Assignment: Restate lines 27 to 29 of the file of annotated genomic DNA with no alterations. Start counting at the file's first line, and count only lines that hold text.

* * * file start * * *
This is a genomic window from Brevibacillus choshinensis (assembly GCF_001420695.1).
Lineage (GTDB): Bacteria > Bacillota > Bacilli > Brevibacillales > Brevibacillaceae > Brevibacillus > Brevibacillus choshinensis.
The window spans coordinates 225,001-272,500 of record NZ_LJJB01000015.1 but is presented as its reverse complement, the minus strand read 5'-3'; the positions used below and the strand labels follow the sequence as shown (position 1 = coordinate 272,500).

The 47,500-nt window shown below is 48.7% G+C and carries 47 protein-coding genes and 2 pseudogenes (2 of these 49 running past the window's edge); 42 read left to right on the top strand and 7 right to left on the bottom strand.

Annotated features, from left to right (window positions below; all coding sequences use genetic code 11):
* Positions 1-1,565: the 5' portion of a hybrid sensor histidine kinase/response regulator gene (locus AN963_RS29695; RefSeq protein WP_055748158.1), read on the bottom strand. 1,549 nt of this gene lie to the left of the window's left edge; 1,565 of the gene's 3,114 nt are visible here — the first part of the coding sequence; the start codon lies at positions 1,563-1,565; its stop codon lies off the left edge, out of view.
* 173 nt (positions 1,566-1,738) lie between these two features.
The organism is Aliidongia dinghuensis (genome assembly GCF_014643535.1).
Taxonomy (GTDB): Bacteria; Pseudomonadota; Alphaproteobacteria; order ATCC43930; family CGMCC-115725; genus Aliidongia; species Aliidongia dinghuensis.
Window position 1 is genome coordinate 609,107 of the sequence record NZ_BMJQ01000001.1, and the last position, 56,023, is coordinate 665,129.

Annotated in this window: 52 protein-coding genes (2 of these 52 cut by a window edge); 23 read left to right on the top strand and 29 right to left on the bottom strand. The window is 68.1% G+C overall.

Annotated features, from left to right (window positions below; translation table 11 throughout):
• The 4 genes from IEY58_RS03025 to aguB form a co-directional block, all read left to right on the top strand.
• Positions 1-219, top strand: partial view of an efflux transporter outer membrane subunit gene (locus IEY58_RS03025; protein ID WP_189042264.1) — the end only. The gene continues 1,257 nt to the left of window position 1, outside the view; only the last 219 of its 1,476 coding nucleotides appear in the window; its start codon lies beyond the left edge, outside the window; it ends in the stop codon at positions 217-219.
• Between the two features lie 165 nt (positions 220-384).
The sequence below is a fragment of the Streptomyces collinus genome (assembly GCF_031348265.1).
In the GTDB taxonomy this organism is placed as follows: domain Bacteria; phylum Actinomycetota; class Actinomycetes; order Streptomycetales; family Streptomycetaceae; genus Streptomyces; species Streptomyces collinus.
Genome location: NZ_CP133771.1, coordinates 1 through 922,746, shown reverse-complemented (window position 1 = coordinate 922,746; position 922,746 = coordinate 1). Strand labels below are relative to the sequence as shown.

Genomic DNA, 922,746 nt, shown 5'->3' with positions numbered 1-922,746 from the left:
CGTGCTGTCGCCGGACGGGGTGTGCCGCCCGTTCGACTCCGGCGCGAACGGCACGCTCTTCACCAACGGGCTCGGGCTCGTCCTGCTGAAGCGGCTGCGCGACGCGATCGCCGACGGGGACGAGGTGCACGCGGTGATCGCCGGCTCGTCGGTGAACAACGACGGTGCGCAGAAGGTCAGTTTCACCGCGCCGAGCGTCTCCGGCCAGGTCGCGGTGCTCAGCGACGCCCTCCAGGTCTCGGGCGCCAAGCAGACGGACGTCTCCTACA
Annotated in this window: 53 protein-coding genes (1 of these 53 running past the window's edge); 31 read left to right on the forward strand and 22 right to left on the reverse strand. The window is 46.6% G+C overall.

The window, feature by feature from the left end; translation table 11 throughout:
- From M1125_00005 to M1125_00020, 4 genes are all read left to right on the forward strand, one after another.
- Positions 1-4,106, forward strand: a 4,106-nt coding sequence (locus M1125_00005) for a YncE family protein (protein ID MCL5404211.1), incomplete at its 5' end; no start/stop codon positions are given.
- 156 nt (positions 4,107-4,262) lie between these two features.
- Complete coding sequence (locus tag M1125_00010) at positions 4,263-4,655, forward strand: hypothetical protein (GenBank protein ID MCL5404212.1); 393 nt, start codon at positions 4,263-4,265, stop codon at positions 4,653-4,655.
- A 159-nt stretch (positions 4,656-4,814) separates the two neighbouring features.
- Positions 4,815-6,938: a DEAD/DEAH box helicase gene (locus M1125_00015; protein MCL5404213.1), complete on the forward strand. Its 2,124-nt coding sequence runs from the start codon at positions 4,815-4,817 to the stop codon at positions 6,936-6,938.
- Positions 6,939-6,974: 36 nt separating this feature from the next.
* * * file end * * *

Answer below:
- A 159-nt stretch (positions 4,656-4,814) separates the two neighbouring features.
- Positions 4,815-6,938: a DEAD/DEAH box helicase gene (locus M1125_00015; protein MCL5404213.1), complete on the forward strand. Its 2,124-nt coding sequence runs from the start codon at positions 4,815-4,817 to the stop codon at positions 6,936-6,938.
- Positions 6,939-6,974: 36 nt separating this feature from the next.